Boston, MA — Cannabidiol (CBD) administration is associated with the mitigation of treatment-resistant seizures, according to the findings of several recent clinical trials.
In one trial, investigators at Massachusetts General Hospital assessed CBD treatment over a 12-month period in 18 patients with refractory epileptic seizures due to Tuberous sclerosis complex (TSC). Researchers reported that CBD treatment reduced subjects’ median weekly seizure frequency by half. Authors concluded, “[T]hese findings suggest that cannabidiol may be an effective and well-tolerated treatment option for patients with refractory seizures in TSC.”
In a separate trial, investigators at Children’s Hospital of Philadelphia and Texas Children’s Hospital assessed CBD administration, in the form of Epidiolex, in seven children with persistent refractory seizures due to febrile infection-related epilepsy syndrome (FIRES). Cannabidiol dosing reduced seizure frequency and duration in six of the seven subjects. Participants in the study also eliminated their use of four anti-epileptic drugs.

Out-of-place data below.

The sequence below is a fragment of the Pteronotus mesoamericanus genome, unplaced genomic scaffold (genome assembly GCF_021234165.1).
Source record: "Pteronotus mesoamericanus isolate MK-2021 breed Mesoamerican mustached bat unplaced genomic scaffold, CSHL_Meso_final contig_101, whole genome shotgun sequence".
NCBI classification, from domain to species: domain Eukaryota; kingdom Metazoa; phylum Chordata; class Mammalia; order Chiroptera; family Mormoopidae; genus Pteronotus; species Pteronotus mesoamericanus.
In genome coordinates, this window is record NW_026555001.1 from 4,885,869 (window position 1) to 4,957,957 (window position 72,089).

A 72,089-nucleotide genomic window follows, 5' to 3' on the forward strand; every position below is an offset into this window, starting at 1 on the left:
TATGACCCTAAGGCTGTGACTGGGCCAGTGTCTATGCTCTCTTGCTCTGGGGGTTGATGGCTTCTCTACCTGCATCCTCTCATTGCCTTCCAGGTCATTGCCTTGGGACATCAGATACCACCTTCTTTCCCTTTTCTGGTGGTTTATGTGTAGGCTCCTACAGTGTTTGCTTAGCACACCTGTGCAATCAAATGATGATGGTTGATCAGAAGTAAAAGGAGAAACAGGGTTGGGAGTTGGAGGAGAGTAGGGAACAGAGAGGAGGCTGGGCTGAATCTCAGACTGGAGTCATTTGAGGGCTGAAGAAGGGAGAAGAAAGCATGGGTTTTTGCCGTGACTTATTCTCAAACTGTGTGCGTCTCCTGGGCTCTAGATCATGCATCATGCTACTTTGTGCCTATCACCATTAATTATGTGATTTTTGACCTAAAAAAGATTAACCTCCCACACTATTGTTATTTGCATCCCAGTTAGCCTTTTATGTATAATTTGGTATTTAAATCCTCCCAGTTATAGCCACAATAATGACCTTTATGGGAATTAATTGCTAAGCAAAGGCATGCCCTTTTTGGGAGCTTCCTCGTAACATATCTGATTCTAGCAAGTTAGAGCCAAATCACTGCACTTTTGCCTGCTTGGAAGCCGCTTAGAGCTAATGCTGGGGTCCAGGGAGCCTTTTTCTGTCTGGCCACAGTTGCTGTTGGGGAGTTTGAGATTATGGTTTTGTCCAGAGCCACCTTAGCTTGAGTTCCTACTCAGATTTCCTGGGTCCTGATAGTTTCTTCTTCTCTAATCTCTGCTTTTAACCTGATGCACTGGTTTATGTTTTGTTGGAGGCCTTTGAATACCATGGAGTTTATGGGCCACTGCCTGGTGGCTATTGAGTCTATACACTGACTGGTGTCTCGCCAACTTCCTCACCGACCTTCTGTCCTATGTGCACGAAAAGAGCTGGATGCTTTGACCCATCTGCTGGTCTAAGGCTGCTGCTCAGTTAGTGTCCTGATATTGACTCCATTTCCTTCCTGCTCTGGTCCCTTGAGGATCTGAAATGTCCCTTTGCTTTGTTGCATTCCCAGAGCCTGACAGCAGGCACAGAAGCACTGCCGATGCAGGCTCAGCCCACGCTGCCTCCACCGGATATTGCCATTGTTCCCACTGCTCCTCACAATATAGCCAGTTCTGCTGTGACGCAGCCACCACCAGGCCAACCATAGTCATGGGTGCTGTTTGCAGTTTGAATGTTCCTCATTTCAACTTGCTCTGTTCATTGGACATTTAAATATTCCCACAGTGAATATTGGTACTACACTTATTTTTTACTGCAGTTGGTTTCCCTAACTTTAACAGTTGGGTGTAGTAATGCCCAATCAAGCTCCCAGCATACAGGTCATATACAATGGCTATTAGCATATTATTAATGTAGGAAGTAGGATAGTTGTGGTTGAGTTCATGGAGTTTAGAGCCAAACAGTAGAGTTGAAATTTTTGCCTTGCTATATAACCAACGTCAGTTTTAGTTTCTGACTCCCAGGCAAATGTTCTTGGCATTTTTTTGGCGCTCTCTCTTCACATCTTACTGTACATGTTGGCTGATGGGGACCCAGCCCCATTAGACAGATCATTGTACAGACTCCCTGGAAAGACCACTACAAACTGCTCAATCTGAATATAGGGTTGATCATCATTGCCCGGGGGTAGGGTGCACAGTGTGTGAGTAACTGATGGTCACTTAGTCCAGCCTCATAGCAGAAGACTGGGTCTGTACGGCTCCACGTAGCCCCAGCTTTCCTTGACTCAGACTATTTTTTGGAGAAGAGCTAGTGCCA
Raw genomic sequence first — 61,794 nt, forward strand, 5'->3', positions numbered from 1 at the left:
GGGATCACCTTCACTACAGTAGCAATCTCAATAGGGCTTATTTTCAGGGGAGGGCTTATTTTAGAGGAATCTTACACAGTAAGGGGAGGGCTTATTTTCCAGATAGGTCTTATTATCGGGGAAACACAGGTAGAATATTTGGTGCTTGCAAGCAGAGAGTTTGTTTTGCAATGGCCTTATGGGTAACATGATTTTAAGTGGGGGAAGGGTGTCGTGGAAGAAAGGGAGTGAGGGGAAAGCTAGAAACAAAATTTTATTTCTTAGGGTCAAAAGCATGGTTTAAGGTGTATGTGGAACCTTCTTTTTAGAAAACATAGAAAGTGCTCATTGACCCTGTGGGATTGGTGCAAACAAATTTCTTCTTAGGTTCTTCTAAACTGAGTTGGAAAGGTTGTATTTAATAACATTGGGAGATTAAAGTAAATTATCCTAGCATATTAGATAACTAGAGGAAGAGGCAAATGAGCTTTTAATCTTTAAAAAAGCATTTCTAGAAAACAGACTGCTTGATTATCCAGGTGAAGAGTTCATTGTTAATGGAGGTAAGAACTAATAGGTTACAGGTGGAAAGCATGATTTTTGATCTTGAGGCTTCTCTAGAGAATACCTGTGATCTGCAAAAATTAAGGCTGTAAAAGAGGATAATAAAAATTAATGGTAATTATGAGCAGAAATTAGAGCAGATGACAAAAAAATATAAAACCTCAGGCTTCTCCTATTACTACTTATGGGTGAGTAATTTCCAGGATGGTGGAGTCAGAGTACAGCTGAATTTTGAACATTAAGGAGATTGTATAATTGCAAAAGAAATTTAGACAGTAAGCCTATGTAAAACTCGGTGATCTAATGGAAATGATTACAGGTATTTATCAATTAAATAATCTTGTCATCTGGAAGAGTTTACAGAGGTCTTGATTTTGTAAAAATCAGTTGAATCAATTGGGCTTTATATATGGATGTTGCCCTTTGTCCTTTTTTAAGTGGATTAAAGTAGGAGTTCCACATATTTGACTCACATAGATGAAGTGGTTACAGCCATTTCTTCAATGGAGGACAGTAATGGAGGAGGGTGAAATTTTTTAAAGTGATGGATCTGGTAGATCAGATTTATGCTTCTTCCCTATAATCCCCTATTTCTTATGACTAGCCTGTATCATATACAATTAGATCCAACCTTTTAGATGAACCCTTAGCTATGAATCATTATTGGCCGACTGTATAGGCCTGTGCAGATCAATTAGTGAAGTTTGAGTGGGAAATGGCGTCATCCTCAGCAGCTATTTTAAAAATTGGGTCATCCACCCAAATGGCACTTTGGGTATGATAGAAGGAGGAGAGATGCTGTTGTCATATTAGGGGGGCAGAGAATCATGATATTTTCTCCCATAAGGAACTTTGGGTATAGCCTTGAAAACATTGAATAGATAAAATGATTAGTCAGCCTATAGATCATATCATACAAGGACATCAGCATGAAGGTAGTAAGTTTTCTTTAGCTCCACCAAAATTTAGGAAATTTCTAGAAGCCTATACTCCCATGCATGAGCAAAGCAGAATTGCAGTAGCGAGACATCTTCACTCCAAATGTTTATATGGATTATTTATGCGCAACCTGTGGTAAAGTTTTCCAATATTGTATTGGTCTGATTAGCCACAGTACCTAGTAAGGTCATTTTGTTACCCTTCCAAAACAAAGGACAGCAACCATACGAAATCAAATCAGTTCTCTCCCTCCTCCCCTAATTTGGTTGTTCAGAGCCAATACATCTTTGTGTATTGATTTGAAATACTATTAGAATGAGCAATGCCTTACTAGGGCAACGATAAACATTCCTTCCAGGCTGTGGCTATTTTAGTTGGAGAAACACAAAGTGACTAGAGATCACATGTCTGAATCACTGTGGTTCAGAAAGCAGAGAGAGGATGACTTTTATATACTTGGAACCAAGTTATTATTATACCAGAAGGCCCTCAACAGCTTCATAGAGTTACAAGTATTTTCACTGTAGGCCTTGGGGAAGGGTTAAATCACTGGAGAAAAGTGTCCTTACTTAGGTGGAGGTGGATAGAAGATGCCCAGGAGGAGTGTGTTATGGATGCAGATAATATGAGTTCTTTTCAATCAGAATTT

In another trial, Epidiolex treatment was associated with reduced seizure frequency and was well tolerated in subjects with Lennox-Gastaut Syndrome, a rare and severe form of treatment-resistant epilepsy, in a recently concluded Phase III trial. Epidiolex is an oral pharmaceutical formulation of extracted CBD that has received Fast Track Designation from the US Food and Drug Administration.
Finally, the administration of CBD extracts was reported to be efficacious in a pair of case reports summarized in the journal Frontiers of Pharmacology. Authors reported that CBD dosing resulted in “complete seizure remission” in a seven-year-old boy with Dravet syndrome and in a ten-year-old girl with refractory epilepsy.
For more information, please visit: http://norml.org/library/item/epilepsy.